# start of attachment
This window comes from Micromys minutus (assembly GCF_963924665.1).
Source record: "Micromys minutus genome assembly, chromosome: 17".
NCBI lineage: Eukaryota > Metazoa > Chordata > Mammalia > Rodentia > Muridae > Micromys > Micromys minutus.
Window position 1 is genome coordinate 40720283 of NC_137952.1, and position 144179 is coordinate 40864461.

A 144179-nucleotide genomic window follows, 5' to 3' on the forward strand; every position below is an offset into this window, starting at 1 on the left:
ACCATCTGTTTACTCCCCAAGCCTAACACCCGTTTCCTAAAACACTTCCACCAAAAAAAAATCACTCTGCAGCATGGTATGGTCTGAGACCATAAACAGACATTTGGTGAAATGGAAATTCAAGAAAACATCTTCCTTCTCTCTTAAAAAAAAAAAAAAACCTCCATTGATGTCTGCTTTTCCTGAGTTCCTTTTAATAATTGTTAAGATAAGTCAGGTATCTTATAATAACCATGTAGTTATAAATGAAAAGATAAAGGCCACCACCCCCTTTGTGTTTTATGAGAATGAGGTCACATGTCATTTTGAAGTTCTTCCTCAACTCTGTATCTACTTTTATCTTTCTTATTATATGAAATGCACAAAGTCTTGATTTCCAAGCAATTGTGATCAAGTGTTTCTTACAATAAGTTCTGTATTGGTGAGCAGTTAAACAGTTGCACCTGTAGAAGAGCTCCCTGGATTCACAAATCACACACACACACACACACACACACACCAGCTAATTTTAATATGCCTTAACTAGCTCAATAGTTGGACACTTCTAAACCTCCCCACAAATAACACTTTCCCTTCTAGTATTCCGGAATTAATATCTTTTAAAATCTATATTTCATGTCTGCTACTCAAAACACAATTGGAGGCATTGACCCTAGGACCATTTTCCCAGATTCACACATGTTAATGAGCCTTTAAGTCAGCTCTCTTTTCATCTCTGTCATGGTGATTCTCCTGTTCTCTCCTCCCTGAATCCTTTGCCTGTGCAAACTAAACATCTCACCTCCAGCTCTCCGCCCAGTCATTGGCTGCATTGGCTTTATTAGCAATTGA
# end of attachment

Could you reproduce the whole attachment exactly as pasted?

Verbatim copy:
This window comes from Micromys minutus (assembly GCF_963924665.1).
Source record: "Micromys minutus genome assembly, chromosome: 17".
NCBI lineage: Eukaryota > Metazoa > Chordata > Mammalia > Rodentia > Muridae > Micromys > Micromys minutus.
Window position 1 is genome coordinate 40720283 of NC_137952.1, and position 144179 is coordinate 40864461.

A 144179-nucleotide genomic window follows, 5' to 3' on the forward strand; every position below is an offset into this window, starting at 1 on the left:
ACCATCTGTTTACTCCCCAAGCCTAACACCCGTTTCCTAAAACACTTCCACCAAAAAAAAATCACTCTGCAGCATGGTATGGTCTGAGACCATAAACAGACATTTGGTGAAATGGAAATTCAAGAAAACATCTTCCTTCTCTCTTAAAAAAAAAAAAAAACCTCCATTGATGTCTGCTTTTCCTGAGTTCCTTTTAATAATTGTTAAGATAAGTCAGGTATCTTATAATAACCATGTAGTTATAAATGAAAAGATAAAGGCCACCACCCCCTTTGTGTTTTATGAGAATGAGGTCACATGTCATTTTGAAGTTCTTCCTCAACTCTGTATCTACTTTTATCTTTCTTATTATATGAAATGCACAAAGTCTTGATTTCCAAGCAATTGTGATCAAGTGTTTCTTACAATAAGTTCTGTATTGGTGAGCAGTTAAACAGTTGCACCTGTAGAAGAGCTCCCTGGATTCACAAATCACACACACACACACACACACACACACCAGCTAATTTTAATATGCCTTAACTAGCTCAATAGTTGGACACTTCTAAACCTCCCCACAAATAACACTTTCCCTTCTAGTATTCCGGAATTAATATCTTTTAAAATCTATATTTCATGTCTGCTACTCAAAACACAATTGGAGGCATTGACCCTAGGACCATTTTCCCAGATTCACACATGTTAATGAGCCTTTAAGTCAGCTCTCTTTTCATCTCTGTCATGGTGATTCTCCTGTTCTCTCCTCCCTGAATCCTTTGCCTGTGCAAACTAAACATCTCACCTCCAGCTCTCCGCCCAGTCATTGGCTGCATTGGCTTTATTAGCAATTGA